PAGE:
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Significant Scots
Michael Geddes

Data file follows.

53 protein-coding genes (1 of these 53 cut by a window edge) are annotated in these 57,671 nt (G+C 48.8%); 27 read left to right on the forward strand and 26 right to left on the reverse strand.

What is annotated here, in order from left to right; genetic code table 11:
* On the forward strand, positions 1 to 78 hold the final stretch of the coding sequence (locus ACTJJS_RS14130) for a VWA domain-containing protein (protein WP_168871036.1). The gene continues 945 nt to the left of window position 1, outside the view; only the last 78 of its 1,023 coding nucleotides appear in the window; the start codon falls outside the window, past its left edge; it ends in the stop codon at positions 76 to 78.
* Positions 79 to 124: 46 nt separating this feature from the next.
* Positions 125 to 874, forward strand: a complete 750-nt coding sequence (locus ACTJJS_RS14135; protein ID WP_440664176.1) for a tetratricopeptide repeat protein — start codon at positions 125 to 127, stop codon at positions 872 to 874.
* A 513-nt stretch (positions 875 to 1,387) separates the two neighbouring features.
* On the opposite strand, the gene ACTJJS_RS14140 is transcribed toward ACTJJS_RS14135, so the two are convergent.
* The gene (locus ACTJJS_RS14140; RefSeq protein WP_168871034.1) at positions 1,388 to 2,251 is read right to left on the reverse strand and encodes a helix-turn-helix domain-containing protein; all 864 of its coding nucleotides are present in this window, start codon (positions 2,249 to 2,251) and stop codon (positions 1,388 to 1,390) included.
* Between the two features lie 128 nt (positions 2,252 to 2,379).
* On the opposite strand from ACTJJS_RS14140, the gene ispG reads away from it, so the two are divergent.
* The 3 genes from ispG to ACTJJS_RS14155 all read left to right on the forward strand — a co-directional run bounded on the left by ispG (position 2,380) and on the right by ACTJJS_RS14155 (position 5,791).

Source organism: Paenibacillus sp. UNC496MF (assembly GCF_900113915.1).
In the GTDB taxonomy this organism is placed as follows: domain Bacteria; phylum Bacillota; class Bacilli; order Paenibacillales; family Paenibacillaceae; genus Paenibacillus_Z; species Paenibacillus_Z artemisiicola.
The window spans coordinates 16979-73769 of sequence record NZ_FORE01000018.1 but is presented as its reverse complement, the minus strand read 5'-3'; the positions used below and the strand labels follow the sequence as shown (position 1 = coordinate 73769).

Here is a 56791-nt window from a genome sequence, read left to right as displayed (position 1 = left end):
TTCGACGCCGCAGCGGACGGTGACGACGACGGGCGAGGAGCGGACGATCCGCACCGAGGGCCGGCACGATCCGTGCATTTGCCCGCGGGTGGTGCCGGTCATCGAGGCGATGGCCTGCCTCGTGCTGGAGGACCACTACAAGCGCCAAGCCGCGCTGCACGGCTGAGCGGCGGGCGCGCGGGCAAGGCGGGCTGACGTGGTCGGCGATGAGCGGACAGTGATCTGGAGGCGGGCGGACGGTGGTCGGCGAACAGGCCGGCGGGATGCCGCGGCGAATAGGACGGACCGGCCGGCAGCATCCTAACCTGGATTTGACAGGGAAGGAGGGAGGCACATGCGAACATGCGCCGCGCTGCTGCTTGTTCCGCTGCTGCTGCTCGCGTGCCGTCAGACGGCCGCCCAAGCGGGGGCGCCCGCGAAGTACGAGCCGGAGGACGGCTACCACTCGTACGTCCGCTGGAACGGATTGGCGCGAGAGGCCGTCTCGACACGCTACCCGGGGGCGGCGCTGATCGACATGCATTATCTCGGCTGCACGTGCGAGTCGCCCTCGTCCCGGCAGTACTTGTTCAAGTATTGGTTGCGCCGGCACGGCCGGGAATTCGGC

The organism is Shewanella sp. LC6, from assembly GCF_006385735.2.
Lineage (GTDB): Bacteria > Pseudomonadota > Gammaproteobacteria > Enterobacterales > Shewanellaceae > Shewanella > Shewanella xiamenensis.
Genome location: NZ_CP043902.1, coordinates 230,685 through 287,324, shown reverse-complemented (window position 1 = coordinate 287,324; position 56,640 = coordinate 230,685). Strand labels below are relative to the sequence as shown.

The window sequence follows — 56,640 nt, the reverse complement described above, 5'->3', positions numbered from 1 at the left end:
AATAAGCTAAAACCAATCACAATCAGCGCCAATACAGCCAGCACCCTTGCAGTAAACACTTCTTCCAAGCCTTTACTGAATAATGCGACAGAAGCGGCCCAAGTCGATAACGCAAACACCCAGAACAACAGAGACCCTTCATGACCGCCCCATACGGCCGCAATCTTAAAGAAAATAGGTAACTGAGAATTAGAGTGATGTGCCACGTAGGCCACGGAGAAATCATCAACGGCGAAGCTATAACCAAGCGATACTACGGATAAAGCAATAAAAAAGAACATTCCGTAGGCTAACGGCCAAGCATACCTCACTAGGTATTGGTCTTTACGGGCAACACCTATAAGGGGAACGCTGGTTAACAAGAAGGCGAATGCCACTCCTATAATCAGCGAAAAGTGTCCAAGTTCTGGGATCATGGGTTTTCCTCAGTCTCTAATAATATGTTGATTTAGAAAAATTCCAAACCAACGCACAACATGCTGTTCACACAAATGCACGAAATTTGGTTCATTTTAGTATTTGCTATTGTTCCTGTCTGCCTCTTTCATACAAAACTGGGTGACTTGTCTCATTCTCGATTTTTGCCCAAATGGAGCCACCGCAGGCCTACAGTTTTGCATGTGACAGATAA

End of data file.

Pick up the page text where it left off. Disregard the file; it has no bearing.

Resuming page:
GEDDES, MICHAEL, a distinguished divine of the church of England, and author of some admired works, was educated at the university of Edinburgh, where, in 1671, he took the degree of master of arts, in which he was incorporated at Oxford, on the 11th of July, in the same year. He was one of the first four natives of Scotland who were permitted to take advantage of the exhibitions founded in Baliol college, Oxford, by bishop Warner, with the view of promoting the interests of the Episcopal church in Scotland. Geddes, however, did not return to propagate or enforce the doctrines of that body in his native country. He went in 1678 to Lisbon, a chaplain to the English factory; the exercise of which function giving offense to the inquisition, he was sent for by that court in 1686, and forbidden to continue it. This persecution obviously arose from the attempts now making by king James at home to establish popery. The English merchants, resenting the violation of their privilege, wrote on the 7th of September to the bishop of London, representing their case, and their right to a chaplain, as established by the commercial treaty between England and Portugal; but before this letter reached its destination, the bishop was himself put into the same predicament as Mr Geddes, being suspended from his functions by the ecclesiastical commission. Finding that his case had become hopeless, Geddes returned to England, in May, 1688, where he took the degree of doctor of laws, and after the promotion of Burnet to the bishopric of Salisbury, was made by him chancellor of his church. [Birch’s Life of Tillotson, 334.] During his residence at Lisbon, he had amassed a great quantity of documents respecting Spanish and Portuguese history, which enabled him, in 1694, to publish a volume, styled "The Church History of Malabar." Of this work, archbishop Tillotson says in a letter to bishop Burnet, dated June 28th, 1694, "Mr Geddes’s book finds a general acceptation and approbation. I doubt not but he hath more of the same kind, with which I hope he will favour the world in due time." He was accordingly encouraged in 1696 to publish the "Church History of AEthiopia," and in 1697, a pamphlet entitled "The Council of Trent plainly discovered not to have been a free assembly." His great work, however, was his "Tracts on Divers Subjects," which appeared in 1714, in three volumes, being a translation of the most interesting pieces which he had collected at Lisbon, and of which a list is given in Moreri’s Grand Dictionnaire Historique, art, Geddes. The learned doctor must have died previous to the succeeding year, as in 1715 appeared a posthumous volume of tracts against the Roman Catholic church, which completes the list of his publications.

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